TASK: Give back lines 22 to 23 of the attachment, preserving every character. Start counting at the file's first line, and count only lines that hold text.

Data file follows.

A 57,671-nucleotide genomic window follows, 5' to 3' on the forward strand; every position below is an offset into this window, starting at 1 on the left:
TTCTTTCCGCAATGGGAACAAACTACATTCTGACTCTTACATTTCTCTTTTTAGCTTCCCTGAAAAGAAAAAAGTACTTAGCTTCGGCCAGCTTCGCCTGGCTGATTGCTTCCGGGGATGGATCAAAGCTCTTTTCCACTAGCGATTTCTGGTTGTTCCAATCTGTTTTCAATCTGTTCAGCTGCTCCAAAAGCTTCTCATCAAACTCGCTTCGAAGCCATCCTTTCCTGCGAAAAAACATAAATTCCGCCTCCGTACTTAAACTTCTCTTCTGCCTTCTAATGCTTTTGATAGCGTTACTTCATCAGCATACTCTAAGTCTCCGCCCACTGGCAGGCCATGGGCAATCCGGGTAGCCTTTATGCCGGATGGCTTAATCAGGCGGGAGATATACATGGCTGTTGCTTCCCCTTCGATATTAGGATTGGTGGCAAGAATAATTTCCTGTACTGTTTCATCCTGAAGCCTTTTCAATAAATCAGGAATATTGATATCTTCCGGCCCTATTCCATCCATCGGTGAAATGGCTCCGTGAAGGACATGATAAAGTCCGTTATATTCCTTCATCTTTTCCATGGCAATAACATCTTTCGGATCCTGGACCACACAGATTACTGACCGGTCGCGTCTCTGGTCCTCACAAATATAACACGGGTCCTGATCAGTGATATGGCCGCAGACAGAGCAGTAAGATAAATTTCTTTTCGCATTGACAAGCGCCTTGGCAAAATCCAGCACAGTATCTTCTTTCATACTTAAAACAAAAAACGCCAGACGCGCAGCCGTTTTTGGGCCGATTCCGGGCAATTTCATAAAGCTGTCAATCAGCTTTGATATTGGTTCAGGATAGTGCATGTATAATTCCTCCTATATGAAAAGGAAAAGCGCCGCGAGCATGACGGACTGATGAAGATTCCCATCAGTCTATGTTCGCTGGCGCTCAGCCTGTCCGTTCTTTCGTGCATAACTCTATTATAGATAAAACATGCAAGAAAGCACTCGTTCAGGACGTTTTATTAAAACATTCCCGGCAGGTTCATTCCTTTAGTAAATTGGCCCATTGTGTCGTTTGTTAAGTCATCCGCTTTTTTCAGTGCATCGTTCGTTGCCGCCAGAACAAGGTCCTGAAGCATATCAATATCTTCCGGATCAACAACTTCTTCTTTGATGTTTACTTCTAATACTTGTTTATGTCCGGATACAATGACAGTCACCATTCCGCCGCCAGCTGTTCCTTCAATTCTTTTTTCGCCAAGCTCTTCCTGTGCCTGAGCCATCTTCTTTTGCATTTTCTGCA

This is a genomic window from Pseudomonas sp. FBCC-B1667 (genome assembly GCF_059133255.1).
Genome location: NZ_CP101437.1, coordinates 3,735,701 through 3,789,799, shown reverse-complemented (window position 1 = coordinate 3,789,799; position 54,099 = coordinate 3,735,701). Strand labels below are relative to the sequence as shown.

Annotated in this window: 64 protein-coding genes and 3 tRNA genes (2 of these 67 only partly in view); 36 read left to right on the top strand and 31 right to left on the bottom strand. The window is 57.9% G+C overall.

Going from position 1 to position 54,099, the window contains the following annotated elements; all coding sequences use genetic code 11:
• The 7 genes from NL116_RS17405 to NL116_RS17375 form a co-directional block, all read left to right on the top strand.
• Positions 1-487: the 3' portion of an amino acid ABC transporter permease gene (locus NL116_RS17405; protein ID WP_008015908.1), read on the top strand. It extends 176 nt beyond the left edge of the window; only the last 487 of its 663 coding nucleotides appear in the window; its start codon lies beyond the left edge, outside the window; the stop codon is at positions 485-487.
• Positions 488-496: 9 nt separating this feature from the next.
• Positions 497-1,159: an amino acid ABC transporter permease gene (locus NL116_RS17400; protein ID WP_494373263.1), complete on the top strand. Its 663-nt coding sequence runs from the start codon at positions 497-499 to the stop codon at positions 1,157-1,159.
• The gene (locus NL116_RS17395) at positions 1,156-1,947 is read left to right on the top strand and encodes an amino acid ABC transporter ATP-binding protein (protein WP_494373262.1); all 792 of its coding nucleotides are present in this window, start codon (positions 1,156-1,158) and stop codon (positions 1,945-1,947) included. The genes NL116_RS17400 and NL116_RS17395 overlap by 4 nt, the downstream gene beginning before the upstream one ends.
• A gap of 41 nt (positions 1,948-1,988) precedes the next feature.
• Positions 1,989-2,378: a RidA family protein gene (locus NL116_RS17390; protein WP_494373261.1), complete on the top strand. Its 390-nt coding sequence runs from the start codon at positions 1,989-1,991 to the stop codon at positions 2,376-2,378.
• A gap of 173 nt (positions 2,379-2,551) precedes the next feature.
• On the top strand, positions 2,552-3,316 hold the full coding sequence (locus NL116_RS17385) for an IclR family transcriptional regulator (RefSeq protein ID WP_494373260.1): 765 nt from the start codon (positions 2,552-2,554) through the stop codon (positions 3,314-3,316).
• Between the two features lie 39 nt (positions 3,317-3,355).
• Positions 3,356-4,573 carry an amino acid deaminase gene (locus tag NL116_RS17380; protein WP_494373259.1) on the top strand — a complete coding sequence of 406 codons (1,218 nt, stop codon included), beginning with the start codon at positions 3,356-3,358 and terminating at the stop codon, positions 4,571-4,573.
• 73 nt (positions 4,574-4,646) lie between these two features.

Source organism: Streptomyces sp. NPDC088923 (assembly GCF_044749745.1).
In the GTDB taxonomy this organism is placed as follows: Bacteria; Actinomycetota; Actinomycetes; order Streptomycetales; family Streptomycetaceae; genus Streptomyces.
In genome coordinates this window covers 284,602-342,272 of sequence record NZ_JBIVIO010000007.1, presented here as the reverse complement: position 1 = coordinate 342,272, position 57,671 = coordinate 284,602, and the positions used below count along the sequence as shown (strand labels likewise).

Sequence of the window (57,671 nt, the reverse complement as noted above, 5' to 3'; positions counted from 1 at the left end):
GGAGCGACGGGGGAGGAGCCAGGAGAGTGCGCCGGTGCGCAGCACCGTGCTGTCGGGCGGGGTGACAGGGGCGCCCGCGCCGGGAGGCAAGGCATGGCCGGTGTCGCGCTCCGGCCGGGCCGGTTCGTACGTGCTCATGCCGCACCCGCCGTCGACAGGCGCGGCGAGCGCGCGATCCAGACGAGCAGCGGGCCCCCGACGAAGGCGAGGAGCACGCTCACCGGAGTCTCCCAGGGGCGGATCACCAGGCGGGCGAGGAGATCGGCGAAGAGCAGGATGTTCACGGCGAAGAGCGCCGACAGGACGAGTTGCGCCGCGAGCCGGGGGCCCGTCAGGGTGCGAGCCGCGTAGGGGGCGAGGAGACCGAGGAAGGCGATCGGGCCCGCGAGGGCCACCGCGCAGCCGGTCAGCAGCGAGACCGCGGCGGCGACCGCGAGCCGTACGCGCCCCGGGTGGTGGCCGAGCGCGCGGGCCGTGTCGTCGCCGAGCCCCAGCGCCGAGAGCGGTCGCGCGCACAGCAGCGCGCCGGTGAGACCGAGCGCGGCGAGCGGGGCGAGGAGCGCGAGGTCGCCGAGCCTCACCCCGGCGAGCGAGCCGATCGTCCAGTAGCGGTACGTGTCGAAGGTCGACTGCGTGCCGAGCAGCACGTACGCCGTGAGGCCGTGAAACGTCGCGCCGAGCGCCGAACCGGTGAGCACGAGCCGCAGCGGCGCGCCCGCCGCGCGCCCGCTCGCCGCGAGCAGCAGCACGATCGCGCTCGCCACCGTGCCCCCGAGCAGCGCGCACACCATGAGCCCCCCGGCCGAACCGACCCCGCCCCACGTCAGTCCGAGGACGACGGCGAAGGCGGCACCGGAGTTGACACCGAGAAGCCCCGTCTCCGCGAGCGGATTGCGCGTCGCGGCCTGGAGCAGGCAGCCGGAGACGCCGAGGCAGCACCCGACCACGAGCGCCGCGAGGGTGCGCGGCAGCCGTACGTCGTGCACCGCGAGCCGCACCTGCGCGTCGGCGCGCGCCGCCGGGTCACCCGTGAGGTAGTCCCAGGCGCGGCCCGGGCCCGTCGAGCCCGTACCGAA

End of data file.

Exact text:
Sequence of the window (57,671 nt, the reverse complement as noted above, 5' to 3'; positions counted from 1 at the left end):
GGAGCGACGGGGGAGGAGCCAGGAGAGTGCGCCGGTGCGCAGCACCGTGCTGTCGGGCGGGGTGACAGGGGCGCCCGCGCCGGGAGGCAAGGCATGGCCGGTGTCGCGCTCCGGCCGGGCCGGTTCGTACGTGCTCATGCCGCACCCGCCGTCGACAGGCGCGGCGAGCGCGCGATCCAGACGAGCAGCGGGCCCCCGACGAAGGCGAGGAGCACGCTCACCGGAGTCTCCCAGGGGCGGATCACCAGGCGGGCGAGGAGATCGGCGAAGAGCAGGATGTTCACGGCGAAGAGCGCCGACAGGACGAGTTGCGCCGCGAGCCGGGGGCCCGTCAGGGTGCGAGCCGCGTAGGGGGCGAGGAGACCGAGGAAGGCGATCGGGCCCGCGAGGGCCACCGCGCAGCCGGTCAGCAGCGAGACCGCGGCGGCGACCGCGAGCCGTACGCGCCCCGGGTGGTGGCCGAGCGCGCGGGCCGTGTCGTCGCCGAGCCCCAGCGCCGAGAGCGGTCGCGCGCACAGCAGCGCGCCGGTGAGACCGAGCGCGGCGAGCGGGGCGAGGAGCGCGAGGTCGCCGAGCCTCACCCCGGCGAGCGAGCCGATCGTCCAGTAGCGGTACGTGTCGAAGGTCGACTGCGTGCCGAGCAGCACGTACGCCGTGAGGCCGTGAAACGTCGCGCCGAGCGCCGAACCGGTGAGCACGAGCCGCAGCGGCGCGCCCGCCGCGCGCCCGCTCGCCGCGAGCAGCAGCACGATCGCGCTCGCCACCGTGCCCCCGAGCAGCGCGCACACCATGAGCCCCCCGGCCGAACCGACCCCGCCCCACGTCAGTCCGAGGACGACGGCGAAGGCGGCACCGGAGTTGACACCGAGAAGCCCCGTCTCCGCGAGCGGATTGCGCGTCGCGGCCTGGAGCAGGCAGCCGGAGACGCCGAGGCAGCACCCGACCACGAGCGCCGCGAGGGTGCGCGGCAGCCGTACGTCGTGCACCGCGAGCCGCACCTGCGCGTCGGCGCGCGCCGCCGGGTCACCCGTGAGGTAGTCCCAGGCGCGGCCCGGGCCCGTCGAGCCCGTACCGAA